A Lifetime Infatuation

Michael_Vorhis 2Guest Blogger: Michael Vorhis, Author & Fly Fisherman, FreeFlight Publishing

There is a faded but curious family photo showing a three-year-old boy sitting on the rounded front fender of an axle-bound ’48-ish pickup truck. His little hands cradle a long stick from which hangs a piece of kite string down to the dusty back yard gravel. The little red wagon on which his siblings play rolls around behind him, but he is oblivious to their giggles, waiting with string touching the dry earth of the hilltop. He is fishing.
That was me. None of us really know why the sport of eternal optimism and eternal suspense took root so early in my heart. Was it a story told by my grandpa? I have to say I dragged a family of eight into the fascination, and to greater or lesser degrees we all remain a little transfixed to this day. That stick was the first fly rod I ever made, and despite the advent of thermo-resins and the beautiful wand I later hand-crafted and use today, the count of fly rods I’ve created has risen only a little in all the years since that proud scepter. I remember the satisfaction of sitting there on that fender, but don’t recall whether I caught anything.
Ohio offered creek bullheads and bluegills, and magazine photos offered Ohio bass. So I began as a dreamer and a bait-soaker, and moved to whittling wooden plugs from sticks found in the woods (and hand-making treble hooks out of thread and rusty tackle picked up among the rocks near lakes we’d sometimes visit). Tackle boxes congealed from plywood and nails; a little fully illustrated book came out of a 12-year-old’s pen (“The Basics of Fishing: An Insight to Freshwater Angling in North America, by Mike Vorhis”), which mostly plagiarized whatever I’d gleaned from “Outdoor Life” and the “Bass Fisherman’s Bible” that lived on the elementary school library shelf. Dough ball recipes became the rage once we discovered how big a carp can get, and that some of those monsters come up the creeks in springtime floods.
A chance glimpse of a beautiful feathered bass popper (which I think was arranged by angels) turned me from the dark side toward the noble path…and suddenly every hawk quill and piece of curly nose-tickler that fell out of a family pillow became a fishing fly. My tying was horrible! But each silly morsel I created caught a noble game fish in my dreams. My mother would save the pillow fallout and now and then a blueish jaybird feather for me.
In my late teens I went off to the military and acquired my first store-bought 7-section fly rod. Still was sketching black bass on every scrap of paper I encountered, until the great Ray Bergman flicked on a wondrous floodlight from the heavens, and the Obsession of the Gods took hold. Tying materials changed overnight, and plans formed for adventures in the Great American West. Annual high mountain backpacking trips began to land me at remote alpine lakes. Trout! Fly rod and camera were two things I never left behind, no matter how much they weighed; I’d sooner have hiked in without food.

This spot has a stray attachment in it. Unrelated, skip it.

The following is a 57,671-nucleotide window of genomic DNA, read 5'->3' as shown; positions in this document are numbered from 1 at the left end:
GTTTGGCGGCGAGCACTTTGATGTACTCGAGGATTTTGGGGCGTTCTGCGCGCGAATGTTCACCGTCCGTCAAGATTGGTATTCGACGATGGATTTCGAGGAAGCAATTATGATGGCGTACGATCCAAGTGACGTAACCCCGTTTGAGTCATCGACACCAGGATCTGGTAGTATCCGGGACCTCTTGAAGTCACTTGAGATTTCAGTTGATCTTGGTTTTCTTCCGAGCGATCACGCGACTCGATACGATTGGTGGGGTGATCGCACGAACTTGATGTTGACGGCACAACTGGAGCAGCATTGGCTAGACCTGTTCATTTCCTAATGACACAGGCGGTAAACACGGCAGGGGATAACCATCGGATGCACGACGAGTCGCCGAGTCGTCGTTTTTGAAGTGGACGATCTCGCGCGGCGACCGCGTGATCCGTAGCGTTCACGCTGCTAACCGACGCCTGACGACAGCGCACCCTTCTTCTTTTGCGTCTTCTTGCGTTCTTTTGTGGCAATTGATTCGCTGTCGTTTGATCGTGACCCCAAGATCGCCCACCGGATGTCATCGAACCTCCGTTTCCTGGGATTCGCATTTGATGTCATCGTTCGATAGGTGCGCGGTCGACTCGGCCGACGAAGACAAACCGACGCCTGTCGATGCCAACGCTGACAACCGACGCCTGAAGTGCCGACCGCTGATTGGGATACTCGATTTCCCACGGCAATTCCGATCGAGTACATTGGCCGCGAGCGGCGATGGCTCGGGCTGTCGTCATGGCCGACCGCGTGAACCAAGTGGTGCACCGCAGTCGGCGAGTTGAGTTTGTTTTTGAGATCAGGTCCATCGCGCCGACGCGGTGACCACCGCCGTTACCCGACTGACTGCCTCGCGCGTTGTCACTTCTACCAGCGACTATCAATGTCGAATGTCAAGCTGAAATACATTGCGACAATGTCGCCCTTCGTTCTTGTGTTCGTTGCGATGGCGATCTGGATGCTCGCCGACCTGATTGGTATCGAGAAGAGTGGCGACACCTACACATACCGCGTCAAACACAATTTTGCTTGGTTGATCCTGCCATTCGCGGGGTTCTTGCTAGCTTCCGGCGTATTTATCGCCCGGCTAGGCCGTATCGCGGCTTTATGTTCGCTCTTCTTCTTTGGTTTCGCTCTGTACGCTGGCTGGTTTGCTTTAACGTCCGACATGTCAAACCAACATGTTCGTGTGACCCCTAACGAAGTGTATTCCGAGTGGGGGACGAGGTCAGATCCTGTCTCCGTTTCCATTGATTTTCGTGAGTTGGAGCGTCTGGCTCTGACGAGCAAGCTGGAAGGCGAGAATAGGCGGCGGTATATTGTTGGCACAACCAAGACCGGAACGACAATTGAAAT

I confess I lost track of fly fishing for almost twenty years there…but in my own defense I spent that time in line-of-sight view of trout, kayaking free-flowing rivers and flying hang gliders cross-country over truly wild terrain. Both are brilliant ways of being part of a flow, part of the high mountain world. In my mind those fascinations and fly fishing are one and the same–the flow, the high mountain paradise and all it holds, has always been my master.
The inevitable evolution that made me a husband and father kinda took broad daylight hours out of my hands, but I can still get up pre-dawn every few weeks and put in a hundred casts on a pretty little trout river, and tie up wild ideas (some of which actually work like crazy) a bit in between…and I can relive everything I’ve seen and done up to now on the pages of the thriller and suspense fiction I write. I try to remain true to the experience delivered by the real thing–to place a reader there, working a thermal in the crisp air a thousand feet above a rocky alpine snow field…or there on the stream, laying a little Gold Ribbed Hare’s Ear into the clear, aerated water behind a rock.
For me it’s being there, and understanding it a little bit, perhaps learning a little more each time, and…just being part of it. I don’t profess to be an expert trout behaviorist, nor to have steady tying hands, nor to be able to cast so that the line writes my name on the water. But it’s been with me for more than half a century now…I’m a confessed romantic, always predestined to fall in love with this fantasy, and I’ll always share the feeling it sires.
Note from J. Stockard:  We are pleased to announce that Michael Vorhis has agreed to become a regular blogger. Michael is an avid fly fisher, active outdoorsman and author. You can find his books @ FreeFlight Publishing. An inveterate traveler, he now resides in Northern California. We welcome Michael and look forward to his contributions.

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